TAMPA, Fla. — Florida has recorded 17,000 unexpected or excess deaths from preventable health issues other than COVID-19 since the start of the pandemic.
Some were likely because the pandemic led people to put off checkups, surgeries and other preventive health measures, according to a new study. Excess deaths are defined as those that exceed the number of expected deaths based on historical averages.
The number reflects a trend that began in 2020 when premature deaths from preventable causes in the state rose from 174 per 100,000 people in 2019 to 180 in 2020, according to an analysis released this month by the Commonwealth Fund, a New York foundation that supports independent research on health.
In a state the size of Florida, with 21 million residents, that’s a large increase in a measure that historically barely changes, said David Radley, a senior scientist with the group.
The analysis of preventable deaths is based on data sent by the state to the Centers for Disease Control and Prevention. Preventable health issues include drug overdoses, diabetes, measles, liver cancer, some heart diseases and infections. The number reported by the Commonwealth excludes those whose death was attributed to COVID-19.
Hospitals remained open during the worst COVID-19 surges in Florida, but many people may have opted to delay treatments and screenings when visitors were limited or banned and hospitals were struggling to cope with the influx of COVID-19 patients. That could mean, for example, stage 2 cancers that might have been caught progressed to stage 4 when there is often little doctors can do, Radley said.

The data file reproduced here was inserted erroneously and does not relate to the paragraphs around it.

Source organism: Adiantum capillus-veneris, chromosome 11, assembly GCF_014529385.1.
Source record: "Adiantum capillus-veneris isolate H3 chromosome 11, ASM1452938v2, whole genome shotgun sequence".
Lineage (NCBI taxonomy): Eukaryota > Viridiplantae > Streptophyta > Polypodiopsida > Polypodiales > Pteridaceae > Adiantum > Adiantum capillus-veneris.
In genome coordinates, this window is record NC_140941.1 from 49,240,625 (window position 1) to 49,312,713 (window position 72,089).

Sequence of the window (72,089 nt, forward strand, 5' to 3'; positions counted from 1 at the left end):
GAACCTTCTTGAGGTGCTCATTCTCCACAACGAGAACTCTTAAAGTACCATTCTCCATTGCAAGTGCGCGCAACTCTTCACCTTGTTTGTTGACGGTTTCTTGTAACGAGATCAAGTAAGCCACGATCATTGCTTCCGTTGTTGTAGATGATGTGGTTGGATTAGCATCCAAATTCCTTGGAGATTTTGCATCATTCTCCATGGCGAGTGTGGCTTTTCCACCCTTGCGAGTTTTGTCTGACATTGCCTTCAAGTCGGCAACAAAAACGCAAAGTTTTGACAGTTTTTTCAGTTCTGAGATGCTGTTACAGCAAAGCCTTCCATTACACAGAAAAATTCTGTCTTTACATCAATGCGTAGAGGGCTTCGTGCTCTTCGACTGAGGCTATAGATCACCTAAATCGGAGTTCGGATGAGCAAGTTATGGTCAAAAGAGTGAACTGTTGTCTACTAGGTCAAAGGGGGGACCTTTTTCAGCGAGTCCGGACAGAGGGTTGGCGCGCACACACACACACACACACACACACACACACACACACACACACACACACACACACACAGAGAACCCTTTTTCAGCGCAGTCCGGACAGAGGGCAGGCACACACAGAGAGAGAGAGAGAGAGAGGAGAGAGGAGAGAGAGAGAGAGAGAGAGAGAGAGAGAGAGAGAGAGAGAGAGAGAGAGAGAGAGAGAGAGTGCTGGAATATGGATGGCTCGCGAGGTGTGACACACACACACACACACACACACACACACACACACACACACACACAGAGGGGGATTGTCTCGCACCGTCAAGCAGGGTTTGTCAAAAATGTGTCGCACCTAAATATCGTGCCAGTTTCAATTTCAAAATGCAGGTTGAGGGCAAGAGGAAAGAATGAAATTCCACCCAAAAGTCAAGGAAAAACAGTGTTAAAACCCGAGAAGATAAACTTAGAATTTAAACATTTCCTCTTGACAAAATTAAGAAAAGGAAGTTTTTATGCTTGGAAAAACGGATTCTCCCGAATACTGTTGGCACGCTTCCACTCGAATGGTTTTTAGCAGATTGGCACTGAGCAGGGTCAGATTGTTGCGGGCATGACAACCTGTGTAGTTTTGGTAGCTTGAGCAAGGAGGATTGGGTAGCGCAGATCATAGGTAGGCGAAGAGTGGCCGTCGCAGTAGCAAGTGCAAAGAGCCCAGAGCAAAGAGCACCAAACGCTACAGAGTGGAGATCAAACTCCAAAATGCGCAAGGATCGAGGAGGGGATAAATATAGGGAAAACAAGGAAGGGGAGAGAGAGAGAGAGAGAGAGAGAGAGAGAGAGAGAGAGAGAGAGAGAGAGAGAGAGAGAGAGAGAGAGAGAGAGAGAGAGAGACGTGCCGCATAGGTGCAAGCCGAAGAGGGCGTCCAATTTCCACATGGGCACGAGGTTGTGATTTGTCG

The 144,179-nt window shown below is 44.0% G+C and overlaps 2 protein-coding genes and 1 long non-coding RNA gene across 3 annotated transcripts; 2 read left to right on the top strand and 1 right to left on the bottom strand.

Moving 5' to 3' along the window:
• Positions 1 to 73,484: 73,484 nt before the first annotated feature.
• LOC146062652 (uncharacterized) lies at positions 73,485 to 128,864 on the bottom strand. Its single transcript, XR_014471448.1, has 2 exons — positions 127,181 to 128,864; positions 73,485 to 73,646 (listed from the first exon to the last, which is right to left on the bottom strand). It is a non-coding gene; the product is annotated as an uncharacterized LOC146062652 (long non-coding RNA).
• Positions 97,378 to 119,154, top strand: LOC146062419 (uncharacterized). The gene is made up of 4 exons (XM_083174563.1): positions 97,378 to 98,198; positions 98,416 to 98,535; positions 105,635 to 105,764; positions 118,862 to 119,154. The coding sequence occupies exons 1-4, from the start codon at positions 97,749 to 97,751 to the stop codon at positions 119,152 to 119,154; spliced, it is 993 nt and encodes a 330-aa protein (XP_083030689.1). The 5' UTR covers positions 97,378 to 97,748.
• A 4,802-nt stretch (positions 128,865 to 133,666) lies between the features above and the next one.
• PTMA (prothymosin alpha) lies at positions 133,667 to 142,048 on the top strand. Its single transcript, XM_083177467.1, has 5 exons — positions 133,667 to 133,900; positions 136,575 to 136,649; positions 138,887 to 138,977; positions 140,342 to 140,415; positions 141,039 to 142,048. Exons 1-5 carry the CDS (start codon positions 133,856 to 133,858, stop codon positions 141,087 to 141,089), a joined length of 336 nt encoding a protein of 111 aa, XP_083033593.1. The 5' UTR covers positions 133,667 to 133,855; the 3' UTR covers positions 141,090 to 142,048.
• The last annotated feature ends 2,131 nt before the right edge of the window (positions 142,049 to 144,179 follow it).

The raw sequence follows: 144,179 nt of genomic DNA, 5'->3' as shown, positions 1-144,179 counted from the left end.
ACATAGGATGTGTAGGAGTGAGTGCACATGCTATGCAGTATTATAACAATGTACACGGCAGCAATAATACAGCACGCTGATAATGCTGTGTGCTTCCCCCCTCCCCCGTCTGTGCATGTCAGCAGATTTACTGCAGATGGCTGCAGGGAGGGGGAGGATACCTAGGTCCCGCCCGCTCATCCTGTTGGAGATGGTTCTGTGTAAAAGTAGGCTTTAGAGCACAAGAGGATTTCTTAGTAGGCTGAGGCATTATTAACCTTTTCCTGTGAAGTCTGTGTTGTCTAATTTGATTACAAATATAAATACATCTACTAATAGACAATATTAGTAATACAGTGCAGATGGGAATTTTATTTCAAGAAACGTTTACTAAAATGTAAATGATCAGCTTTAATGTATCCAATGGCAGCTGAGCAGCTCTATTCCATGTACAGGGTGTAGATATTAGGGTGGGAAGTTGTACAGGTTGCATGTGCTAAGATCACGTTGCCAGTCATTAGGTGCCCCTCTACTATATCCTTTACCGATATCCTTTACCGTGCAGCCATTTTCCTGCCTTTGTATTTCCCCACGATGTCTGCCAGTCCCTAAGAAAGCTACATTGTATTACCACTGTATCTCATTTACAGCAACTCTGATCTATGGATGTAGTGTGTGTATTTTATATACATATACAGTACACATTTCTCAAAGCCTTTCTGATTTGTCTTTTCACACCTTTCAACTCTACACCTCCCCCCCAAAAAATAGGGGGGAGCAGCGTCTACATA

“People still had other health care needs, but so much hospital capacity was being used to treat people with COVID,” Radley said. “There was social distancing, and a lot of people didn’t get health care when they might have needed it.”
Overall, the number of excess deaths in Florida, including COVID-19, since February 2020 is more than 80,000, Radley said.
The state’s preventable deaths were also boosted by a high number of drug overdoses. The state’s 35 deaths per 100,000 people was above the national average of 28.
The Commonwealth Fund’s annual report assesses the performance of each state’s health care system using 56 different measures culled from agencies including the Centers for Disease Control and Prevention, U.S. Census Bureau and the Centers for Medicare & Medicaid Services. This year’s report was the first to include a full year of data since the start of the pandemic in 2020.
It found that every state reported an increase in preventable deaths, with Florida ranked as 26th out of 50 states and the District of Columbia.
Hawaii had the lowest rate of preventable deaths — 110 per 100,000 population — while Mississippi had the highest at 596 per 100,000.
This year, the study included several new indicators to measure how well states dealt with the unprecedented public health emergency caused by COVID-19. Those included vaccination rates and how much intensive care unit capacity states had during infection waves.
States with traditionally high-performing health care systems that ranked well for quality of care and had fewer uninsured people coped best, the report found.
But the study found that the pandemic pushed hospitals to a breaking point, with a high number of days reported when intensive care units operated in excess of 80% capacity. Florida intensive care units averaged above 80% capacity for 197 days, the study found.
“COVID-19 has pushed all states and their health systems to their limits, exposing severe gaps in infrastructure and access to care,” said David Blumenthal, president of the Commonwealth Fund.
Florida ranked in the middle of the pack, at 25th place, on its response to COVID-19. It took Florida 335 days to get at least 70% of residents aged 12 and up vaccinated.
Florida’s 36th-place ranking for overall health care leaves it in the bottom quarter of all states. That partly stems from the state’s high number of uninsured people — 18% of adults and 7% of children had no health insurance in 2020.